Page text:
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Margin (economics)

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Title: Margin (economics)  
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Margin (economics)

This article concerns a concept of economic theory. For discussion of the term “margin” as used in the bourses, see “Margin (finance)”.

In economics, a margin is a set of constraints conceptualised as a border.[1] A marginal change is the change associated with a relaxation or tightening of constraints — either change of the constraints, or a change in response to this change of the constraints.[1]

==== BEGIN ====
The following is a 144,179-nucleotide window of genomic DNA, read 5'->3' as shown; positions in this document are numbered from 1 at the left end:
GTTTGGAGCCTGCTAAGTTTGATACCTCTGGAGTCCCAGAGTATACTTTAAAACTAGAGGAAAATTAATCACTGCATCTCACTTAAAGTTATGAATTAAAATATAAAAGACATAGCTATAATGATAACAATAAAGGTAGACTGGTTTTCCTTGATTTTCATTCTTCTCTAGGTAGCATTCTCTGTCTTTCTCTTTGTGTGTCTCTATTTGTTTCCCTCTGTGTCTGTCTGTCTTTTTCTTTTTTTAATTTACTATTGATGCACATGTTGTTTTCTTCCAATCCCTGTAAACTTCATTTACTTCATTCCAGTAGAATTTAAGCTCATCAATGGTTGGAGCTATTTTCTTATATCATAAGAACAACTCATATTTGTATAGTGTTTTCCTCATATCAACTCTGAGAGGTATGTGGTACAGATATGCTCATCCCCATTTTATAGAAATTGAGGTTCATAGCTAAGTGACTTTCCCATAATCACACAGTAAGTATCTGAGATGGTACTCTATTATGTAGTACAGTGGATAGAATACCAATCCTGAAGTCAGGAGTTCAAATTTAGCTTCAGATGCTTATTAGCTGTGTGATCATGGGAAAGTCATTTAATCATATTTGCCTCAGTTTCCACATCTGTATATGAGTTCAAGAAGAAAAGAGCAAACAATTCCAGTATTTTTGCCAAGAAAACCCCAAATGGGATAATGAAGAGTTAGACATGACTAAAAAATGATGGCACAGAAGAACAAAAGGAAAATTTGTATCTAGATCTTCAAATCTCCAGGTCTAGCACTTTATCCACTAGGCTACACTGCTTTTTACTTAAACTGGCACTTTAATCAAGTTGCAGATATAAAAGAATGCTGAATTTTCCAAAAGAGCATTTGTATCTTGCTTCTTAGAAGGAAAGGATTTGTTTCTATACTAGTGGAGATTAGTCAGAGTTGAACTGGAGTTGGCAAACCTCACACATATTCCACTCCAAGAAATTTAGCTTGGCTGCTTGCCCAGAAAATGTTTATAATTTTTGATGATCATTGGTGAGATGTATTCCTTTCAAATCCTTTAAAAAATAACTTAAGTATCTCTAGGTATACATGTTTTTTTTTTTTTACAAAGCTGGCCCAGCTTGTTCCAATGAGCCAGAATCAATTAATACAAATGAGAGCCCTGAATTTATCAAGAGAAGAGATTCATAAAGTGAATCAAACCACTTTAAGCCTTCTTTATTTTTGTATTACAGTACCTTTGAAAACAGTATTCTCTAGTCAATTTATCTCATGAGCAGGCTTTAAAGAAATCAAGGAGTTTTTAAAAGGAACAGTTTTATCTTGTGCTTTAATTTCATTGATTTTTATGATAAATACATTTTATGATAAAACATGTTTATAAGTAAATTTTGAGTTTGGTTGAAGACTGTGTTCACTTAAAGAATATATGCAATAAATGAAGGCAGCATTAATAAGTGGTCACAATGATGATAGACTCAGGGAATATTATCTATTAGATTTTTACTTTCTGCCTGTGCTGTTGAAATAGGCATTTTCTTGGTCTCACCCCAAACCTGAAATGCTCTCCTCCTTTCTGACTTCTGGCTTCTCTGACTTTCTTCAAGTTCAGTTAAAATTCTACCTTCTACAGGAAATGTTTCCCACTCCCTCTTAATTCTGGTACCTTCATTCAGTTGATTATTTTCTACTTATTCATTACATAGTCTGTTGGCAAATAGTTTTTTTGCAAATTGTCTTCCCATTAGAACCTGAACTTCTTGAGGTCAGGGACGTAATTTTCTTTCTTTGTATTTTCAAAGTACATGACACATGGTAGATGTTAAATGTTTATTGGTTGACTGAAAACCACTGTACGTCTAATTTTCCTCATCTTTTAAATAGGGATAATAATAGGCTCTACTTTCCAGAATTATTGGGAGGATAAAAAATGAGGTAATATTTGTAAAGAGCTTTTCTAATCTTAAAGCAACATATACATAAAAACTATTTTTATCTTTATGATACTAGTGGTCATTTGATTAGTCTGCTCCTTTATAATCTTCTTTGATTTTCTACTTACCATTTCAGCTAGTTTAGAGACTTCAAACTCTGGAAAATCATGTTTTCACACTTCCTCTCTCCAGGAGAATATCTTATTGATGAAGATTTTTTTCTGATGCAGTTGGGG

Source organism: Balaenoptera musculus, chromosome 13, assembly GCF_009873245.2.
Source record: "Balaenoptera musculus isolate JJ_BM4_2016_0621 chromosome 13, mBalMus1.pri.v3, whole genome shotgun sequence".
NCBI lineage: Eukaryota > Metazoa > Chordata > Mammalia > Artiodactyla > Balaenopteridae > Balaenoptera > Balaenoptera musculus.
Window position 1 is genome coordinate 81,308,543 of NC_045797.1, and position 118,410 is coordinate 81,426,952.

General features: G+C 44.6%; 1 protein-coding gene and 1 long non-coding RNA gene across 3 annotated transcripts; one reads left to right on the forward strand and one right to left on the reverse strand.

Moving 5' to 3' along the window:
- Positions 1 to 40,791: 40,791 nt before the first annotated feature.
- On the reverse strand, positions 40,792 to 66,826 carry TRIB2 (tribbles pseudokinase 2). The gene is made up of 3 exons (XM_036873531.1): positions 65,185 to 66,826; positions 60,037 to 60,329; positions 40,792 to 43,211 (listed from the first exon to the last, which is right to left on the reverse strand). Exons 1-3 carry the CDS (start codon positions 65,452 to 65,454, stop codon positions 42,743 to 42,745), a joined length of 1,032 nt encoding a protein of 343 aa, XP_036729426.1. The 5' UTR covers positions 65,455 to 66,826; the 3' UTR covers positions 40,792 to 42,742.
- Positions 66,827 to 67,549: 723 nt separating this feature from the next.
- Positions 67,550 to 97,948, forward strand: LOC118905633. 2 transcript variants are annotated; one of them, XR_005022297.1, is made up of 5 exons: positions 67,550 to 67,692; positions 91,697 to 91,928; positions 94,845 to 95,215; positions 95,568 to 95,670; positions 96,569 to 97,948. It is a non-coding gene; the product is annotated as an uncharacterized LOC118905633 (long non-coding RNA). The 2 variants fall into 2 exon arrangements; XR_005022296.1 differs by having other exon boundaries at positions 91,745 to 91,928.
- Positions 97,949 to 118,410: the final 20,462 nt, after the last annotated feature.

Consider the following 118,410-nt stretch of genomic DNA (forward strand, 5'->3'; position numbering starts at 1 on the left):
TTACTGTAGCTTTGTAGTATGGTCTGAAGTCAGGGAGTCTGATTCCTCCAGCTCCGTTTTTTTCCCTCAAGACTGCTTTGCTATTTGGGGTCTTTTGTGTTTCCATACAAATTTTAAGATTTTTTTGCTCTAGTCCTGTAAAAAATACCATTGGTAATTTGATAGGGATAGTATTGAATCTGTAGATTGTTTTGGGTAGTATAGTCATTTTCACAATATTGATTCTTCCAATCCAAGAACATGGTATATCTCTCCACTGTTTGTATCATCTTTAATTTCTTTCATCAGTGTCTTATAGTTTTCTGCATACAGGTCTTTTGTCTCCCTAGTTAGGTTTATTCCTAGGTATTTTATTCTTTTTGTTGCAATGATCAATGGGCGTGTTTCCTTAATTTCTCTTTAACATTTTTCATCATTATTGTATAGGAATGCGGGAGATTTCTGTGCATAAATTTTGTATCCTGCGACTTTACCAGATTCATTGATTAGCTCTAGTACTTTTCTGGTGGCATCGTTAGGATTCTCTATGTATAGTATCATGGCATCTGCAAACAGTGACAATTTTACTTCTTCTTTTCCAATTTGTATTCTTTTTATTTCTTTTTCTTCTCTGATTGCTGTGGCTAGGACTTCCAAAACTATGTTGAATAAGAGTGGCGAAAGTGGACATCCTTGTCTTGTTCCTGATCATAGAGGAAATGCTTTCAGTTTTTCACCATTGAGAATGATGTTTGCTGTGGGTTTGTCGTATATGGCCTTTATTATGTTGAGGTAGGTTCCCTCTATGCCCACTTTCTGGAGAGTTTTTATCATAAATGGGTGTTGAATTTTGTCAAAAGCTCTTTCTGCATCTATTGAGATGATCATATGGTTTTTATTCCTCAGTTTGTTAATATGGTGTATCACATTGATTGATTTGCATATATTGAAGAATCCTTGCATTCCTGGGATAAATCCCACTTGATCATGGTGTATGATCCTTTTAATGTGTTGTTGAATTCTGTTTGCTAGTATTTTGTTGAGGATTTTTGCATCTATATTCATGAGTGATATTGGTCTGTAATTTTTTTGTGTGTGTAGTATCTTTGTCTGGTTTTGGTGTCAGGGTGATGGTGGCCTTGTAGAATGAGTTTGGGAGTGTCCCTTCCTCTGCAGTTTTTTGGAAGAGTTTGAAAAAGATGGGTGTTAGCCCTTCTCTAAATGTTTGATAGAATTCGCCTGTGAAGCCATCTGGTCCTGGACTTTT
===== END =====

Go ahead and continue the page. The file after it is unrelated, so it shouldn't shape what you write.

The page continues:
Extensive and intensive margins

Margins are sometimes conceptualized as extensive or intensive:

  • An extensive margin corresponds to the number of usable inputs that are in some sense employed. For example, hiring an additional worker would increase an extensive margin.
  • An intensive margin corresponds to the amount of use extracted within a given extensive margin. For example, reducing required production from a given set of workers would decrease the intensive margin.

See also


  1. ^ a b Wicksteed, Philip Henry; (1910),The Common Sense of Political Economy Bk I Ch 2 and elsewhere.
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